Beam intensity at the LHC continues to increase with successful collision this morning of beams containing 13 bunches of protons, producing an initial luminosity of about 1.5 x 1029cm-2s-1. This is about a factor of 1000 below the goal for later this year, 2000 below typical luminosities at the Tevatron. The current plan is for proton-proton collisions this year until November 1, then a shift for a while to heavy ions. Integrated luminosity is about 10 nb-1, see a graph here.
Last week this result (also see here) from DZero got a lot of attention in the press, including a front page story in the New York Times. The claim is of observation of a CP-violating effect not predicted by the Standard Model, with a significance of 2-3.2 sigma, depending on exactly what numbers you look at. If I had to bet, I’d bet that this, like lots of other purported violations of the SM over the last 35 years, will ultimately disappear. Unfortunately, it seems that CDF is unlikely to be able to confirm or disconfirm this. For blog postings from people who actually know something about this, see here and here.
There’s an interesting interview with Shing-Tung Yau at Discover. This fall he has a new book coming out: The Shape of Inner Space.
My colleague Brian Greene is keeping very busy, with the World Science Festival here in New York next week, and filming a four-part NOVA series based on is book Fabric of the Cosmos.
If I weren’t planning a trip to South America to see another eclipse in July, I’d probably be trying to find an excuse to go to Paris that month, and ICHEP 2010 might do the trick. Now, it seems even physics conferences have blogs.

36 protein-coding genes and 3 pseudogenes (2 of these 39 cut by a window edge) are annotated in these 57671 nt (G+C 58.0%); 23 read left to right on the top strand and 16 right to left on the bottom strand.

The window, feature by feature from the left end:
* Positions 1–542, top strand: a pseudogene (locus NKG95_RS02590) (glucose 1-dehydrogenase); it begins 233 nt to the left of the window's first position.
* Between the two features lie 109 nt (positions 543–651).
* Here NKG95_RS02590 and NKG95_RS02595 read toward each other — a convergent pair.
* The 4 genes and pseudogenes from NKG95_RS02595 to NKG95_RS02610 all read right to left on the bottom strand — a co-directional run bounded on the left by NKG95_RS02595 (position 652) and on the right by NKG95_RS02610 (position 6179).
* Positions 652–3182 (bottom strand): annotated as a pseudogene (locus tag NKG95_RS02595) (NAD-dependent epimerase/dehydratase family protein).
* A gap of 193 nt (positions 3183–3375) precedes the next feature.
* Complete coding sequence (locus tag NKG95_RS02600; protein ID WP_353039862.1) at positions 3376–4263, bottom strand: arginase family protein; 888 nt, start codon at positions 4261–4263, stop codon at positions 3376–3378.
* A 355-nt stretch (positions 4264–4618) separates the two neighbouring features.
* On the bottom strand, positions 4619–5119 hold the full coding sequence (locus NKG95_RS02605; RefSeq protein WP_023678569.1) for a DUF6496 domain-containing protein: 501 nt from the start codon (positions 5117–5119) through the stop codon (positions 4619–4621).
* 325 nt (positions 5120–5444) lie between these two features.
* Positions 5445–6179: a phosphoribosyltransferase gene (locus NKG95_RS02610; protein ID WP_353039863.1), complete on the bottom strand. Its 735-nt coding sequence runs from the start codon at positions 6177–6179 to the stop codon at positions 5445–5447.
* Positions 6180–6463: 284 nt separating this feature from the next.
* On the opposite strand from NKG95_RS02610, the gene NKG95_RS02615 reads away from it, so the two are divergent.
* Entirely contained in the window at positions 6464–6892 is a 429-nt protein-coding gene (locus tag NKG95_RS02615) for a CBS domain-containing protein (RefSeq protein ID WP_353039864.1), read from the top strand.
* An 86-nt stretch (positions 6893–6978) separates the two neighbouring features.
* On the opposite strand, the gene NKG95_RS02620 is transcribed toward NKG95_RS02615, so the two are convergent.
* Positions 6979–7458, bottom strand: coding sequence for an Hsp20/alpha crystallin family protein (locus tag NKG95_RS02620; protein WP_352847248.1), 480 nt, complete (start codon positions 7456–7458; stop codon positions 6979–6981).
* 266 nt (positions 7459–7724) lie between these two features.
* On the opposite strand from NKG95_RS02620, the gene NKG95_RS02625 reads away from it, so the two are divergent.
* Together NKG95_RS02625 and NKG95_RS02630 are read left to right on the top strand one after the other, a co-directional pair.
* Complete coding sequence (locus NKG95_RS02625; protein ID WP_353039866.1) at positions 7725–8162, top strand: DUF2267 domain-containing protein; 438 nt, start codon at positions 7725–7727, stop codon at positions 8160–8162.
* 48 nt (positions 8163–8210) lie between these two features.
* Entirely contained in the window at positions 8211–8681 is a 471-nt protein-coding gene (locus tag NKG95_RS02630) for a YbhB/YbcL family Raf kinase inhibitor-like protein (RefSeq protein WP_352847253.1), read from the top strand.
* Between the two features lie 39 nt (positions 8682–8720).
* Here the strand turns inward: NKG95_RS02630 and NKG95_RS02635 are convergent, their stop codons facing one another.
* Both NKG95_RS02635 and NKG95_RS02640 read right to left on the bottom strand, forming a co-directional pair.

Herbert Neuberger has a very nice survey here, based on a colloquium talk, of our understanding of non-perturbative QCD.
Frank Quinn has a long essay here which has quite a few interesting things to say about mathematics, mathematics research, mathematics education, and relations to physics. Quinn is a topologist who has interacted with physicists since the late 80s, in the context of topological quantum field theory. I learned about this from a posting at the n-Category Cafe, where some illustrious commenters have an interesting exchange about TQFT.
For a long time now, particle theory has been divided up between phenomenology and string theory, with formal QFT an increasingly marginalized subject. At the same time, more and more mathematicians have been studying QFT long enough to become quite expert at it. In the future it seems conceivable that this will ultimately lead to new discoveries about QFT coming out of math, not physics departments. For an indication of how things are going, take a look at the recent MSRI workshop in honor of Alan Weinstein. Videos of some of the talks are supposed to be available at some point. I’m most looking forward to seeing what Graeme Segal has to say about Geometric aspects of the positivity of energy in quantum field theory, and curious to know what Reshetikhin had to say about Hamiltonian structure of gauge theories (it appears that video of that talk will not be available). Next week Reshetikhin is teaching a master-class on gauge theories in Amsterdam (web-site here), and he taught a course on QFT there last fall
See Resonaances for some news that makes the DZero supposed SM violation look less likely. Some support for the claim came from earlier data showing similar SM violation in another channel, but the latest from CDF is that, with more data, this has gone away.
Latest from the LHC is that on Tuesday morning a peak luminosity of about 2 x 1029cm-2s-1 was reached. Integrated luminosity is now about 16 nb-1.
Nature has an interview with Brian Greene about the new orchestral work from Philip Glass inspired by his recent children’s book.
Update: A more skeptical report on the DZero result from Adrian Cho at Science Magazine is here.
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